-------------------------- -------------- ----------- ----------- ------------
library cache                   3,310,698       8,945      11,174 3036/1648/33
                                                                  56/905/0
shared pool                     1,556,136       1,570         365 1329/134/95/
                                                                  12/0
redo writing                       77,126       1,018           2 1016/2/0/0/0
row cache objects               1,527,365         488           7 482/5/1/0/0
cache buffers chains           51,607,754         231          30 211/17/1/2/0
session idle bit                2,631,371         129          46 86/41/1/1/0
session allocation                408,936          34           7 27/7/0/0/0
cache buffers lru chain           198,693          10           4 6/4/0/0/0
enqueues                          275,358           8           2 6/2/0/0/0
latch wait list                     6,111           7           2 5/2/0/0/0
          -------------------------------------------------------------

It's bad i know... and i get 4031 errors !! and i'm not a bit surprised !! 

1. my question is why does exec statspack.snap take around 10 mins++ to finish ?
2. what does this mean 'library cache            kglhdgn: child:                  0     10,531   
4,082
"

The head java leader is getting annoyed of me asking them to use PS. I was surprise that they found 
the above link.
 


Followup June 5, 2003 - 7am Central time zone:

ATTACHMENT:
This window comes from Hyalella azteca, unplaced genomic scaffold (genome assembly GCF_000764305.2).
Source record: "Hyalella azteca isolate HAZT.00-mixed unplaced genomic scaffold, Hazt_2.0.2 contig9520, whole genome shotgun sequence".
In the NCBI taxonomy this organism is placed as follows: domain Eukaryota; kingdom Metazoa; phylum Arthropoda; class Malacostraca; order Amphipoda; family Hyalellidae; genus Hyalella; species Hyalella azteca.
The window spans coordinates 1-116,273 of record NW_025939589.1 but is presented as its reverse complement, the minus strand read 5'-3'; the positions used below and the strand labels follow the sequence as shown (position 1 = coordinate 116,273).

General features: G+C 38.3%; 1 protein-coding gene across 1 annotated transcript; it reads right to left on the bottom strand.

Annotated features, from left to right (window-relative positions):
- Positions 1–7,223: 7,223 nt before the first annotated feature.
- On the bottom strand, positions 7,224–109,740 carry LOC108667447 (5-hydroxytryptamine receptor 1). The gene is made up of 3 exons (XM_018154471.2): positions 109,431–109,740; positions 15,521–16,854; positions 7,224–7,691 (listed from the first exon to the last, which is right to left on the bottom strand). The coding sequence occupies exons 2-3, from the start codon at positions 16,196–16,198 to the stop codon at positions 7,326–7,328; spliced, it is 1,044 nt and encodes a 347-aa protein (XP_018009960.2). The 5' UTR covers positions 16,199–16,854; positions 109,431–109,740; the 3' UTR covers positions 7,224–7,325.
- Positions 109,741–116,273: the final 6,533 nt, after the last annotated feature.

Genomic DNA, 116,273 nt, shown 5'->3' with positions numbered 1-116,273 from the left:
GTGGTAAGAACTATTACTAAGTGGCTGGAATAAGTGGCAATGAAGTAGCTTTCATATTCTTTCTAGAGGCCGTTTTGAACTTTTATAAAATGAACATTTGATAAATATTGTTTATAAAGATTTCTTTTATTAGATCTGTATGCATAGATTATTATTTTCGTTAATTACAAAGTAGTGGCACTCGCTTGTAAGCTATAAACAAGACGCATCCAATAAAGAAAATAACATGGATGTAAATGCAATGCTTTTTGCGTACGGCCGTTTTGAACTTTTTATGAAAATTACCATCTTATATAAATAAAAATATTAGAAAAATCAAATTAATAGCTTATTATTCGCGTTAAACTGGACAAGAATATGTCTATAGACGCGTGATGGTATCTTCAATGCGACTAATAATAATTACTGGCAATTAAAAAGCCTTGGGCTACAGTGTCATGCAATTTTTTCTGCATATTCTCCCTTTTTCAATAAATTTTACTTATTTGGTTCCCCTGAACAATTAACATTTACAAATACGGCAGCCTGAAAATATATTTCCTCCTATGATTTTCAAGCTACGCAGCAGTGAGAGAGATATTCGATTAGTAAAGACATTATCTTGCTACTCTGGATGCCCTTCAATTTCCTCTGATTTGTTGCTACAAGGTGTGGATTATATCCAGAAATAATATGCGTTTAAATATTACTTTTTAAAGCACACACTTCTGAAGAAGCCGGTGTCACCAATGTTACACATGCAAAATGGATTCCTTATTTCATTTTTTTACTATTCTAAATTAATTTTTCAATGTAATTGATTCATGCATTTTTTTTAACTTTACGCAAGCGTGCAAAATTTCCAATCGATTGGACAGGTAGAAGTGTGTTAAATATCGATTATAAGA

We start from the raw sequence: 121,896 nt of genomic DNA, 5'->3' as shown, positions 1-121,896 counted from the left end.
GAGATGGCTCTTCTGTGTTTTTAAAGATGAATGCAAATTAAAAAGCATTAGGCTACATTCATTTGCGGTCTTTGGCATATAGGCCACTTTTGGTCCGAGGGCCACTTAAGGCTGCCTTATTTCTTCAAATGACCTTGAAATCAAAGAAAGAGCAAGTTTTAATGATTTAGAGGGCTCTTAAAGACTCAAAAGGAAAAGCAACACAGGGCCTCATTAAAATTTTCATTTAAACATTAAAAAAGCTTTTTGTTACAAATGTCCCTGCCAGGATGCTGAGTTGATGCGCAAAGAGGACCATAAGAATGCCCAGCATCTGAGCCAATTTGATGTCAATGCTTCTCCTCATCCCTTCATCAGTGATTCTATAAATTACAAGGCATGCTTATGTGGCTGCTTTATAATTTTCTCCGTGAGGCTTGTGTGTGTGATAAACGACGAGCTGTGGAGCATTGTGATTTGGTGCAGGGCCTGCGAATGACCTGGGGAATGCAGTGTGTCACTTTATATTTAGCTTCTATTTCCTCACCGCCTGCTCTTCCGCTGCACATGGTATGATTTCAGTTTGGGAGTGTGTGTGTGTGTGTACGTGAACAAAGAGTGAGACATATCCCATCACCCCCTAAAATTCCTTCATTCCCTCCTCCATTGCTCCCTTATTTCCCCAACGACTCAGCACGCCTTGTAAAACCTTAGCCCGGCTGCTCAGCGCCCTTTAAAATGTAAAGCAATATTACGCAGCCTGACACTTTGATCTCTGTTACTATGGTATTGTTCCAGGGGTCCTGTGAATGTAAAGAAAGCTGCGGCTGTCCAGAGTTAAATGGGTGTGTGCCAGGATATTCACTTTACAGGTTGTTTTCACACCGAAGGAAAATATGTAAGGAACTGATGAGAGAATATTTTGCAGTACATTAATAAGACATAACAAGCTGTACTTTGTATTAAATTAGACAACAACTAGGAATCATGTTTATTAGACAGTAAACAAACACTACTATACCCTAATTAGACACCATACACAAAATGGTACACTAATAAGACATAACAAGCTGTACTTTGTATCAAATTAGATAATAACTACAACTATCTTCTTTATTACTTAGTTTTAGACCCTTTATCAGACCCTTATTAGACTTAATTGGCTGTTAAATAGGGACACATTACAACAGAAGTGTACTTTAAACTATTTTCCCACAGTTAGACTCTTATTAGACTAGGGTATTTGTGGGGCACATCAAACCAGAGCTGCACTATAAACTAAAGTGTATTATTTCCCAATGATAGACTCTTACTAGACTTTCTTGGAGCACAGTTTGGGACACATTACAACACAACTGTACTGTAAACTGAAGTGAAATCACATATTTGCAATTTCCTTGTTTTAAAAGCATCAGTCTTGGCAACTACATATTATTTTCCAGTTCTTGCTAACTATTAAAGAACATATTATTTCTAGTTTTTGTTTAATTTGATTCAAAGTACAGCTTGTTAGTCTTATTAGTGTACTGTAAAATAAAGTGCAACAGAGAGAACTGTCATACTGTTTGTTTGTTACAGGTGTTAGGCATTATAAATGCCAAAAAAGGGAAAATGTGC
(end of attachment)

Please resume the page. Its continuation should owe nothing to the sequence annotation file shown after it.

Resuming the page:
1) because your database is a mess and the java guys are KILLING YOU.  Literally KILLING YOU.

It is funny you know.  I use that exact example in my next book -- to prove that the java guy in 
that chapter has got not a single clue about what he is talking about -- not at all



The test is 100% flawed.  Here is a short excerpt from my forthcoming book on this topic:

Bind Variables and Java

One of the recent questions on the website asktom.Oracle.com recently was this interesting one. It 
was about programming in Java with JDBC.  This discussion applies equally to Visual Basic 
programmers using VB with ODBC as the concept of "Statements" and "PreparedStatements" exists in 
ODBC in more or less the same fashion.  It questioned the use of Statements versus a 
PreparedStatement. When using Statements in JDBC - you must use the "string concatenation 
approach". Using PreparedStatements allows you to use bind variables. The question was:
Tom -- Please briefly skim this link (link omitted for obvious reasons) which gives an excerpt for 
JDBC performance.  It says always use statements (no bind variables allowed) instead of 
preparedstatements because they perform better without discussing the impact on the database, only 
in terms of a single apps metrics.  Is this accurate or is this information just extremely short 
sighted with regards to overall db impact?

Well, that was easy - I gave them the proof from above - case closed. PreparedStatements with bind 
variables are absolutely without question the only way to do it. Of course, later on, I got a 
followup:

For a moment keep aside shared pool, hard parse and soft parse and talk about PreparedStatement and 
Statement as they are the only way to execute statements from java.  I wrote this benchmark code 
that shows a Statement performs better than a PreparedStatement unless you execute the same 
statement a whole lot of times.  So, I reproduced the findings of the above link and prove that 
Statements are better than PreparedStatements.


I had some issues with this one - they missed the point. They start with "for a moment keep aside 
shared pool, hard parse and soft parse". Well, if we were to ignore those - we totally miss the 
boat on this topic as they are the only things to consider. The facts are:

o Hard Parsing incurs many latches
o Latches are serialization devices